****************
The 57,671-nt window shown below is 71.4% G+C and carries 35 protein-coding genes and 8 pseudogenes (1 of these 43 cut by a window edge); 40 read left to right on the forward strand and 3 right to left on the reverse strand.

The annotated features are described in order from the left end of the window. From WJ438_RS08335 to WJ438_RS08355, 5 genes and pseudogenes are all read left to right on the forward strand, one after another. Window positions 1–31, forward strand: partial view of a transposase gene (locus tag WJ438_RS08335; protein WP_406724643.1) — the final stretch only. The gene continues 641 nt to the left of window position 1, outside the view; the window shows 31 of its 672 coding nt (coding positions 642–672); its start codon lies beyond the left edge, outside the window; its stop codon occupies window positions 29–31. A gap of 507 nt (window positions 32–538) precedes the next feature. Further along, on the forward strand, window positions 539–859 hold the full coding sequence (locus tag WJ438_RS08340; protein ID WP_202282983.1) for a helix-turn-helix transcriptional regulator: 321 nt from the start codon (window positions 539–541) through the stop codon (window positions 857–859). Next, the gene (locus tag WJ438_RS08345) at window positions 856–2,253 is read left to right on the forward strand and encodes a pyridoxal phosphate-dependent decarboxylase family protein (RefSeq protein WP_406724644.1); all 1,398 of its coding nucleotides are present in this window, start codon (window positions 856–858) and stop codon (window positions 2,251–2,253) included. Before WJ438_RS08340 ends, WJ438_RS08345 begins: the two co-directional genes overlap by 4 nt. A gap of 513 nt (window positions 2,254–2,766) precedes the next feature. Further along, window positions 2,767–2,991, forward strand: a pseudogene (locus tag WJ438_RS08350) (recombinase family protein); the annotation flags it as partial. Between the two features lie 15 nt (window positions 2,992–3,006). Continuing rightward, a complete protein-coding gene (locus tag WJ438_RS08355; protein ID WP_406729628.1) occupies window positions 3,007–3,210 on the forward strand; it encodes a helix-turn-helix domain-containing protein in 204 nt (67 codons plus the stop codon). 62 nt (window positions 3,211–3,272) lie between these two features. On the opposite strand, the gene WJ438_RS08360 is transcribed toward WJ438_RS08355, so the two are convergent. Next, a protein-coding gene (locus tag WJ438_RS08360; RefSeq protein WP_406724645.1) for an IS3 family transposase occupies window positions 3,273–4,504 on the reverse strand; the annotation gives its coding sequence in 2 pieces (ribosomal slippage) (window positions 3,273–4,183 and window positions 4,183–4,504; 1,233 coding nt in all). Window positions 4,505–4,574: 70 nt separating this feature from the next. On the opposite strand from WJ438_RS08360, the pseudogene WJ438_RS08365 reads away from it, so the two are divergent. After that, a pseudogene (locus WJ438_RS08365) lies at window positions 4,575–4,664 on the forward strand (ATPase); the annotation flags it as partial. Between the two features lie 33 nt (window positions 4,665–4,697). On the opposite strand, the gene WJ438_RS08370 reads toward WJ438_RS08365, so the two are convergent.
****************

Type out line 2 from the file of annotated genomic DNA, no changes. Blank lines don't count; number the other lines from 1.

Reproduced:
The annotated features are described in order from the left end of the window. From WJ438_RS08335 to WJ438_RS08355, 5 genes and pseudogenes are all read left to right on the forward strand, one after another. Window positions 1–31, forward strand: partial view of a transposase gene (locus tag WJ438_RS08335; protein WP_406724643.1) — the final stretch only. The gene continues 641 nt to the left of window position 1, outside the view; the window shows 31 of its 672 coding nt (coding positions 642–672); its start codon lies beyond the left edge, outside the window; its stop codon occupies window positions 29–31. A gap of 507 nt (window positions 32–538) precedes the next feature. Further along, on the forward strand, window positions 539–859 hold the full coding sequence (locus tag WJ438_RS08340; protein ID WP_202282983.1) for a helix-turn-helix transcriptional regulator: 321 nt from the start codon (window positions 539–541) through the stop codon (window positions 857–859). Next, the gene (locus tag WJ438_RS08345) at window positions 856–2,253 is read left to right on the forward strand and encodes a pyridoxal phosphate-dependent decarboxylase family protein (RefSeq protein WP_406724644.1); all 1,398 of its coding nucleotides are present in this window, start codon (window positions 856–858) and stop codon (window positions 2,251–2,253) included. Before WJ438_RS08340 ends, WJ438_RS08345 begins: the two co-directional genes overlap by 4 nt. A gap of 513 nt (window positions 2,254–2,766) precedes the next feature. Further along, window positions 2,767–2,991, forward strand: a pseudogene (locus tag WJ438_RS08350) (recombinase family protein); the annotation flags it as partial. Between the two features lie 15 nt (window positions 2,992–3,006). Continuing rightward, a complete protein-coding gene (locus tag WJ438_RS08355; protein ID WP_406729628.1) occupies window positions 3,007–3,210 on the forward strand; it encodes a helix-turn-helix domain-containing protein in 204 nt (67 codons plus the stop codon). 62 nt (window positions 3,211–3,272) lie between these two features. On the opposite strand, the gene WJ438_RS08360 is transcribed toward WJ438_RS08355, so the two are convergent. Next, a protein-coding gene (locus tag WJ438_RS08360; RefSeq protein WP_406724645.1) for an IS3 family transposase occupies window positions 3,273–4,504 on the reverse strand; the annotation gives its coding sequence in 2 pieces (ribosomal slippage) (window positions 3,273–4,183 and window positions 4,183–4,504; 1,233 coding nt in all). Window positions 4,505–4,574: 70 nt separating this feature from the next. On the opposite strand from WJ438_RS08360, the pseudogene WJ438_RS08365 reads away from it, so the two are divergent. After that, a pseudogene (locus WJ438_RS08365) lies at window positions 4,575–4,664 on the forward strand (ATPase); the annotation flags it as partial. Between the two features lie 33 nt (window positions 4,665–4,697). On the opposite strand, the gene WJ438_RS08370 reads toward WJ438_RS08365, so the two are convergent.